Everyone involved in healthcare information technology (HIT) is familiar with the history of frequent failure or inadequate performance of EMRs. Just to get a rough handle on the breadth of this problem, I searched Google using the following search terms: failure OR problem EMR OR EHR. Here is the resulting search that shows 2,670,000 hits. Not a perfect measure of the depth of the problem but a good way to launch this discussion.
With this background information in mind, it would seem reasonable to assume that some HIT professionals would be wringing their hands. After all, hospital CIOs and CMIOs are changed with the purchase and deployment of EMRs. Mr. HIStalk opines below about how to avoid EMR failures in response to a query from a blog reader:
From Greg Tourniquet: "Re: CIS failures. AMIA [American Medical Informatics Association] keeps talking about the value of publishing CIS [clinical information system] failures and lessons learned. There is a formal initiative that we can look forward to: A group of battle-scarred CMIOs is writing a book; they recently put out a request on their listserv for ‘tales from the trenches.’ ...
[Response from Mr. HIStalk] That’s what the industry needs. That plus an assessment tool that I’ve advocated previously: a readiness checklist that would tell a hospital how high it should set its sights, i.e. if the culture and change management capability is primitive, don’t run off and buy a $50 million clinical system - stick with ancillary department task automation, data analysis, and integration and call it a job well done. The money wasted by the hospital industry on ineffective IT implementations is embarrassing. It’s not the vendors’ fault - nobody made them buy - but they consistently underestimate the challenge despite ample available evidence. I’d buy that book.
Although a book by "battle-scarred CMIOs" with "tales from the trenches" might prove to be an amusing read on a rainy day, my instincts tell me that it would offer few real solutions to the EMR conundrum. My rationale for such a statement is hinted at in Mr. HIStalk's proposed solution above: stick with ancillary department task automation. I will take his definition of ancillary information systems to primarily involve LISs, RISs, PACs, and pharmacy information systems. Unfortunately, few CIOs and CMIOs have in-depth knowledge about the lab, radiology, or pharmacy systems. They are managed by the knowledge and process domain experts in the specific hospital departments, frequently with hosting by the central IT departments. However, this hosting could be provided more efficiently and cheaply from remote server farms.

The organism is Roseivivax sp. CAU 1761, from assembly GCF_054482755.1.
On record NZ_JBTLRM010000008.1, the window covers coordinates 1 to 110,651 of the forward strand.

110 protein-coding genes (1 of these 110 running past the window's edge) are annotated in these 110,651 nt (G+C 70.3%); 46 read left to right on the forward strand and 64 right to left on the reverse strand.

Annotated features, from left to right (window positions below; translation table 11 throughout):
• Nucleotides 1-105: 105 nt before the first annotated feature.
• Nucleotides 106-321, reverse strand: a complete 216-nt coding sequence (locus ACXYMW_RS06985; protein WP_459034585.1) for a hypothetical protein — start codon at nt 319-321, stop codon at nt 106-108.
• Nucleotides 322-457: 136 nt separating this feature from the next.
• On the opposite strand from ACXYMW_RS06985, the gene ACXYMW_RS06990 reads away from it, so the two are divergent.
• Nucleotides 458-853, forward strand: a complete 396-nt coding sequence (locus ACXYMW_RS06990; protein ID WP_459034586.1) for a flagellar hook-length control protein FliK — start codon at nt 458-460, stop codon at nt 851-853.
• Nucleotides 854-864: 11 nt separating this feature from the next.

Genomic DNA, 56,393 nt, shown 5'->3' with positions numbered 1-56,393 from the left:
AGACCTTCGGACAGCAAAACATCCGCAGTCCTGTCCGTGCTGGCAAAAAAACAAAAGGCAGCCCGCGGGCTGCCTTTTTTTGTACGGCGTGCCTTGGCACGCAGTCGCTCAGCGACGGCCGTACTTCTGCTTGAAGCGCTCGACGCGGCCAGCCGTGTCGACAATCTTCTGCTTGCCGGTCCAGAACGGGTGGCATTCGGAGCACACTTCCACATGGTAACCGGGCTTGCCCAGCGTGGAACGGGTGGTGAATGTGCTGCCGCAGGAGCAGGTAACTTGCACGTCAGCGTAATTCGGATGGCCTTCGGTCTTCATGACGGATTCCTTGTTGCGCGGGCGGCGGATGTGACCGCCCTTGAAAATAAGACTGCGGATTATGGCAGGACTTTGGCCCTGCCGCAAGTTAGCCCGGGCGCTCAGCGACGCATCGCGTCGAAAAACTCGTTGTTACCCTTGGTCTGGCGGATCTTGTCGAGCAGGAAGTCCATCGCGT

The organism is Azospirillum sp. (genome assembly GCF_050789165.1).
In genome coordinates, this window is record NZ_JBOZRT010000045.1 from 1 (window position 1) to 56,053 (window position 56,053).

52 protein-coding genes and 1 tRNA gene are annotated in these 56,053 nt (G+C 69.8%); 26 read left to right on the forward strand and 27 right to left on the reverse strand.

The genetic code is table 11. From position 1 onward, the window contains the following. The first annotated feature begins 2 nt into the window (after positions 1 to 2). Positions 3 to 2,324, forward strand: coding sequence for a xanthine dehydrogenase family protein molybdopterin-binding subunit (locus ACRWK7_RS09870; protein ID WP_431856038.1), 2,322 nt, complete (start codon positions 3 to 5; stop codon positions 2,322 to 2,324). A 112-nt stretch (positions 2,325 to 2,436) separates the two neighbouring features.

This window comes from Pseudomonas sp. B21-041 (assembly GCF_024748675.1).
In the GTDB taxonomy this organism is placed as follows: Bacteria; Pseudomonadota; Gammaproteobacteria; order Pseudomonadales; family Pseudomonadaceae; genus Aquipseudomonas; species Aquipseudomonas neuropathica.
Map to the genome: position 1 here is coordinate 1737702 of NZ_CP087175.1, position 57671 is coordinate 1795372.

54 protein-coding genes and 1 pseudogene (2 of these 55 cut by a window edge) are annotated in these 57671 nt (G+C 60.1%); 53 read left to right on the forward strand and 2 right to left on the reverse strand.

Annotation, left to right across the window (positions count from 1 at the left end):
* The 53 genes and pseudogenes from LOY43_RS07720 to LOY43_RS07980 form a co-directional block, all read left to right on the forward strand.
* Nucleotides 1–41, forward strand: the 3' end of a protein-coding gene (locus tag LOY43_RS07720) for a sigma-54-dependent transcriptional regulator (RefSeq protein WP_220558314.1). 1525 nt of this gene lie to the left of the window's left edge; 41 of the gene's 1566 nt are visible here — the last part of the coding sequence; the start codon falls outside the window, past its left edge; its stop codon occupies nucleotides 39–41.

I respectfully disagree with Mr. HIStalk's assertion that this sorry state of affairs is "not the vendors' fault." For their part, EMR vendors continue to pursue their short-term strategy of selling inadequate and poorly designed systems that that are difficult to install, don't scale up, or perform inadequately. CIOs and CMIOs keep buying inadequate EMRs, despite the long history of failure of these systems, because they are paid to deploy "modern" systems and there are few if any in the market that respond to their wish lists. You have two sets of players that are pursuing a flawed business model in concert.
For me, the answer is the wide adoption by EMR vendors of the federated system architecture whereby the ancillary content experts are allocated "white space" in the EMR to organize and populate with the information generated in their own ancillary departments. The "integration problem" raised by Mr. HIStalk is solved and the EMR becomes an ordering and reporting conduit for the various specialized hospital systems including nursing and physician applications. The bad news for the CMIOs under this approach is that most of their jobs will disappear. The good news is that simplicity and rationality will take hold and that the history of failure for EMRs will begin to decline.
Drs. Ul Balis and Mark Routbort will lecture on both order entry and results reporting using a federated architecture at the Lab InfoTech Summit on April 11 in Las Vegas.